Pigeon Island (Saint Lucia)
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Pigeon Island is a 44-acre (180,000 m2) islet located in Gros Islet in the northern region of Saint Lucia. Once isolated from the country in the Caribbean Sea, the island was artificially joined to the western coast of mainland in 1972 by a man-made causeway built from dirt excavated to form the Rodney Bay Marina. Composed of two peaks the island is a historic site with numerous forts such as an 18th-century British fort and Fort Rodney both used by the British to spy on French Ships from neighbouring Martinique. In 1979 it was named a national park and again in 1992 it became a national landmark under the control of the Saint Lucia National Trust. Today, Pigeon Island is the home and major venue of the Saint Lucia Jazz Festival.
The Arawak people, the original inhabitants of Pigeon island, were driven out by the Caribs around 1000 A.D. The Caribs lived in caves along the shore of the island, and hunted for fish, shellfish, small animals and birds. They also foraged for plant food. In the 16th century, a French pirate, François le Clerc, used Pigeon Island as his base. He forged an agreement with the Caribs, so that they would not attack his ship.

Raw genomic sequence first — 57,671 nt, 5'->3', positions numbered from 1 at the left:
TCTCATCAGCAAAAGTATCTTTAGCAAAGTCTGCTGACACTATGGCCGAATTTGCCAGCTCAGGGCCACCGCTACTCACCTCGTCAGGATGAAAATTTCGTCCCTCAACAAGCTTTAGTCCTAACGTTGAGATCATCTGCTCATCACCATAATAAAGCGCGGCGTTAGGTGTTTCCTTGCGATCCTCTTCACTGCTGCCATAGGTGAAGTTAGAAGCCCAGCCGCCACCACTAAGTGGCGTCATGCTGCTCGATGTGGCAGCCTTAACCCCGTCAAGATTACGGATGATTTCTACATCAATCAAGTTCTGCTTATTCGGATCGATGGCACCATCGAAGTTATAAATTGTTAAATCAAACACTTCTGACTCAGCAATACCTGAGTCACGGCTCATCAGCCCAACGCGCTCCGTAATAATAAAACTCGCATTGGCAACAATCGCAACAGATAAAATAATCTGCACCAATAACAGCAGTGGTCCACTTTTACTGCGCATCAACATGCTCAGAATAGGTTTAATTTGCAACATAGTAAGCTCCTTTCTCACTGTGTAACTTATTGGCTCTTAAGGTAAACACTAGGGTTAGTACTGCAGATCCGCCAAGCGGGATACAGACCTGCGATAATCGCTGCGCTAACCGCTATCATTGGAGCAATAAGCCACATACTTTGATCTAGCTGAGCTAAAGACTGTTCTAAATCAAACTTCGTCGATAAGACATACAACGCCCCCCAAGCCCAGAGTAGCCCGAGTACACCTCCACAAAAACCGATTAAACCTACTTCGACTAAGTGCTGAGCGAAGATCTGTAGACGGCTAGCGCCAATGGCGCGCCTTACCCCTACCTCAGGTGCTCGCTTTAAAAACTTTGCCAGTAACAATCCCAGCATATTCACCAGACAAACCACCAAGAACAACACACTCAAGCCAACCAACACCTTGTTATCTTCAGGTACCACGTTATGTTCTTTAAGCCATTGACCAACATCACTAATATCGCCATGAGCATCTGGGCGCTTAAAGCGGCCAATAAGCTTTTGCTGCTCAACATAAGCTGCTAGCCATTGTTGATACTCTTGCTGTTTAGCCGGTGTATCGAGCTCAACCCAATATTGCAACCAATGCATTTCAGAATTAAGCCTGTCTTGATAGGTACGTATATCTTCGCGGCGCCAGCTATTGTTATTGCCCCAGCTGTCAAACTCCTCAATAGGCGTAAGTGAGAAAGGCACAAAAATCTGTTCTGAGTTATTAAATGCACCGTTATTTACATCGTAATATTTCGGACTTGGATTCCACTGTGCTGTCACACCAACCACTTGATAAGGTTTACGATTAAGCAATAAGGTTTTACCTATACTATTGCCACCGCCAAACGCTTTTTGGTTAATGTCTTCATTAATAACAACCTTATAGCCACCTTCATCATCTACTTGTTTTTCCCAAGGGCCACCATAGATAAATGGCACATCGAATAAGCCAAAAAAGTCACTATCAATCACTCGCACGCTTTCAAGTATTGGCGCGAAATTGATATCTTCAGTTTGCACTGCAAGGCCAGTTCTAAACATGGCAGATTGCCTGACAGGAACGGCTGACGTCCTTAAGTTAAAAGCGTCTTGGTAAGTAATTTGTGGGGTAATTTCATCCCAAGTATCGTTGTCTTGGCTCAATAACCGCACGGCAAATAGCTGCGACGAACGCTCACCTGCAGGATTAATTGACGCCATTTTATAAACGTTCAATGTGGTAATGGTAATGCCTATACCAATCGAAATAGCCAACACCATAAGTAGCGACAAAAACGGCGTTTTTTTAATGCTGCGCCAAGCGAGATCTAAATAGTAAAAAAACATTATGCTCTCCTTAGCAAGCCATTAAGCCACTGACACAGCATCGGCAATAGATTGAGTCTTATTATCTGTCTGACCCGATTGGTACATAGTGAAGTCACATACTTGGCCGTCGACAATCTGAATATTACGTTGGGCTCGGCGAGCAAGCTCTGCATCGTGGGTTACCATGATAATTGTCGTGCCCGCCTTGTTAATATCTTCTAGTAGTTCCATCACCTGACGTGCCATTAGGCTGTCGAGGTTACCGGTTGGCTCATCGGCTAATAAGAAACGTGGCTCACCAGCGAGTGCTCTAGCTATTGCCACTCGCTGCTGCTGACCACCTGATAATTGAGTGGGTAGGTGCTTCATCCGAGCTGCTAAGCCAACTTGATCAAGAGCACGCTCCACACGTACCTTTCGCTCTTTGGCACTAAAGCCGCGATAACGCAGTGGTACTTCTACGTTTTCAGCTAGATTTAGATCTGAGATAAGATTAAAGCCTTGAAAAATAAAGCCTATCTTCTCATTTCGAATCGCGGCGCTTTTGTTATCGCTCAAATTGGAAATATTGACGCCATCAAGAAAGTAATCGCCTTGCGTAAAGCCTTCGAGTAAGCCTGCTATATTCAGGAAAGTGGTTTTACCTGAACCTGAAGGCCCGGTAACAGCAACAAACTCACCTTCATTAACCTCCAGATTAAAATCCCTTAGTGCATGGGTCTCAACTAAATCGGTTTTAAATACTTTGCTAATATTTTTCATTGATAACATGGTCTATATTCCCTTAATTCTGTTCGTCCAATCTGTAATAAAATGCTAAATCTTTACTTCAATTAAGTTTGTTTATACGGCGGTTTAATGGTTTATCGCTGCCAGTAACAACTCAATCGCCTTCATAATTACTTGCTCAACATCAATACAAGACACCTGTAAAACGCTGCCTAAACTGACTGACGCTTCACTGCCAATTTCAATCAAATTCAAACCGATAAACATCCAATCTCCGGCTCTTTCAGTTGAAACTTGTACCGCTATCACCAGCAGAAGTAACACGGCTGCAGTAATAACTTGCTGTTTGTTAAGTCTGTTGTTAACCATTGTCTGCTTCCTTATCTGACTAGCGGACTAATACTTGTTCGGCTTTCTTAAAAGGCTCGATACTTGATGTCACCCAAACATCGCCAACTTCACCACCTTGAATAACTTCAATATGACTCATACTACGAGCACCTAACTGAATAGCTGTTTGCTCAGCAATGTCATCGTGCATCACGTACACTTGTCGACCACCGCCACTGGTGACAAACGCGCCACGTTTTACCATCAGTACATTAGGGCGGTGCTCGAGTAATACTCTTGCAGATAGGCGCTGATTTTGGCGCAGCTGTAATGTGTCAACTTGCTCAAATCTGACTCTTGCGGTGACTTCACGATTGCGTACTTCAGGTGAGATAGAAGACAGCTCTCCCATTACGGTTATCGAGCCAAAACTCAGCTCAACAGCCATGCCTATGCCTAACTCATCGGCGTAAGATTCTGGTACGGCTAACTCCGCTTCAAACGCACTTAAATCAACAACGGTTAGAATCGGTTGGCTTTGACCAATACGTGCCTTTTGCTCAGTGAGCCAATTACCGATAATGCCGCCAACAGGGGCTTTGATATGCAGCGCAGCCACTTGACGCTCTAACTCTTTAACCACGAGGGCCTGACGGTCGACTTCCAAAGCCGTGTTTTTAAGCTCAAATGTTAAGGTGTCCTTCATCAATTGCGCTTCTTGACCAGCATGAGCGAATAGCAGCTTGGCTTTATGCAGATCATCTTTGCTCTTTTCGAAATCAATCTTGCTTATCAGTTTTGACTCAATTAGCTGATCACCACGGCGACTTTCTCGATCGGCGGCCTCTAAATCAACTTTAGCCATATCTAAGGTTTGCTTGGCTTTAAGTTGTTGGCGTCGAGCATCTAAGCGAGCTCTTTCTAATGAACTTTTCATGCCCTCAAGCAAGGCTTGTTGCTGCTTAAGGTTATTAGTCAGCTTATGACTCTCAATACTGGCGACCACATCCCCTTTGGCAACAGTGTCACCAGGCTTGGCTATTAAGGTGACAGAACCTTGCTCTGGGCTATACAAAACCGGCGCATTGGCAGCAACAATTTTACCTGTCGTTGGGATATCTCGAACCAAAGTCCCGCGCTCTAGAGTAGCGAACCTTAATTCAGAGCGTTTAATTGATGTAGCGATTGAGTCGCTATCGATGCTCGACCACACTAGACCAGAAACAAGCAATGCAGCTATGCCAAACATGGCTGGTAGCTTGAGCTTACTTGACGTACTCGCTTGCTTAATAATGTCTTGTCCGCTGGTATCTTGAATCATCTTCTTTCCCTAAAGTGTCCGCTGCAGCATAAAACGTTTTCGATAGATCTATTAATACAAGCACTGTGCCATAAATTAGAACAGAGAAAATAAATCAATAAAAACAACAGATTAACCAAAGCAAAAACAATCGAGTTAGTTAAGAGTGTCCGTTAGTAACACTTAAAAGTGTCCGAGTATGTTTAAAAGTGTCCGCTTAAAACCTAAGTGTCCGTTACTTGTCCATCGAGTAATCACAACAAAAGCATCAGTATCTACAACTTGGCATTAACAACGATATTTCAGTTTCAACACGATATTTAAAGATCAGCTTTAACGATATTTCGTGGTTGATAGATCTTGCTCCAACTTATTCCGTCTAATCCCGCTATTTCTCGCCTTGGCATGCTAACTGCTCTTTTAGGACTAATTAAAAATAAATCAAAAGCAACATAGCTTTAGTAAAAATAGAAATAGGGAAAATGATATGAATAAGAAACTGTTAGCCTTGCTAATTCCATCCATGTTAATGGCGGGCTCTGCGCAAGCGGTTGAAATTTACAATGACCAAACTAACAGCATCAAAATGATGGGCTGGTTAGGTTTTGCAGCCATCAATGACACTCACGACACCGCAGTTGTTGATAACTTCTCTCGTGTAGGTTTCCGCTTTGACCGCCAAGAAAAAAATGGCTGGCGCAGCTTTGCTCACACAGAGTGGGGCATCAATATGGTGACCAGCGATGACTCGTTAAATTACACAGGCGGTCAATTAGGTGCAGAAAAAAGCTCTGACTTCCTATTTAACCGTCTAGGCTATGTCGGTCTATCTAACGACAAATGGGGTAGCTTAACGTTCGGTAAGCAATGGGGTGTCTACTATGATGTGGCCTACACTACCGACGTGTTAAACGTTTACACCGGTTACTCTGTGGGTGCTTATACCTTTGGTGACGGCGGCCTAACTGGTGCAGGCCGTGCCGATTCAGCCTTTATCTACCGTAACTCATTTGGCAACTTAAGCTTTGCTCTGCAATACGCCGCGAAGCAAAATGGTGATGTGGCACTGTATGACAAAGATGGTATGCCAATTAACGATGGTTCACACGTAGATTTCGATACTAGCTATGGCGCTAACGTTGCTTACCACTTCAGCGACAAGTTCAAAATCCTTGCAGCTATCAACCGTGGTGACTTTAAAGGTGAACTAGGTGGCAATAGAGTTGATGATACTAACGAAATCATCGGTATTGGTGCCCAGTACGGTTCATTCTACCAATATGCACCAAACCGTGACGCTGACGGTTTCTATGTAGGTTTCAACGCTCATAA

In 1778, Admiral George Rodney took over Pigeon island, expelled the natives, and built a fort on the smaller of the two peaks. This fort is known as Fort Rodney. To establish clear sightlines, Rodney ordered all trees on Pigeon Island to be cut down. From the higher peak, Signal Hill, Rodney was able to observe the French naval base on Martinique.
In 1782, Admiral Rodney sailed from Pigeon Island to confront the French fleet, which he defeated in the Battle of Saints.
In 1824, a barracks which had been destroyed by a hurricane in 1817 was rebuilt.
Pigeon Island like the rest of Saint Lucia is volcanic and mountainous in nature with the same tropical, humid climate moderated by northeast trade winds as the mainland.
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